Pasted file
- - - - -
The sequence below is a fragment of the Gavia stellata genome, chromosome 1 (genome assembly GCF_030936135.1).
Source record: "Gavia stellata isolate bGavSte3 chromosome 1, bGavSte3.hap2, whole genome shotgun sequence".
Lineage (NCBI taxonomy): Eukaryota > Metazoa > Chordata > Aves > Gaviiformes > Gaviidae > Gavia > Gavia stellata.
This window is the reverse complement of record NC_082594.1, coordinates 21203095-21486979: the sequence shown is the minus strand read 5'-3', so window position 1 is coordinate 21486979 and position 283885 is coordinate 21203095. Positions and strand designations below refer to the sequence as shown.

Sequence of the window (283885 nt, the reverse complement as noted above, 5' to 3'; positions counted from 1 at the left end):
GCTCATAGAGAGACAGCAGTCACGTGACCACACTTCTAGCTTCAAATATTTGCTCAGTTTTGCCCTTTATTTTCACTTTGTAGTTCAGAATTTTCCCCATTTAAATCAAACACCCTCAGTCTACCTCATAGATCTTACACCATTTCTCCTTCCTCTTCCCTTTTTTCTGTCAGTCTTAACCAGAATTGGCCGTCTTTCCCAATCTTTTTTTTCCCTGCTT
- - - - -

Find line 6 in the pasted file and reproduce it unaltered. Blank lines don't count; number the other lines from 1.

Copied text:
GCTCATAGAGAGACAGCAGTCACGTGACCACACTTCTAGCTTCAAATATTTGCTCAGTTTTGCCCTTTATTTTCACTTTGTAGTTCAGAATTTTCCCCATTTAAATCAAACACCCTCAGTCTACCTCATAGATCTTACACCATTTCTCCTTCCTCTTCCCTTTTTTCTGTCAGTCTTAACCAGAATTGGCCGTCTTTCCCAATCTTTTTTTTCCCTGCTT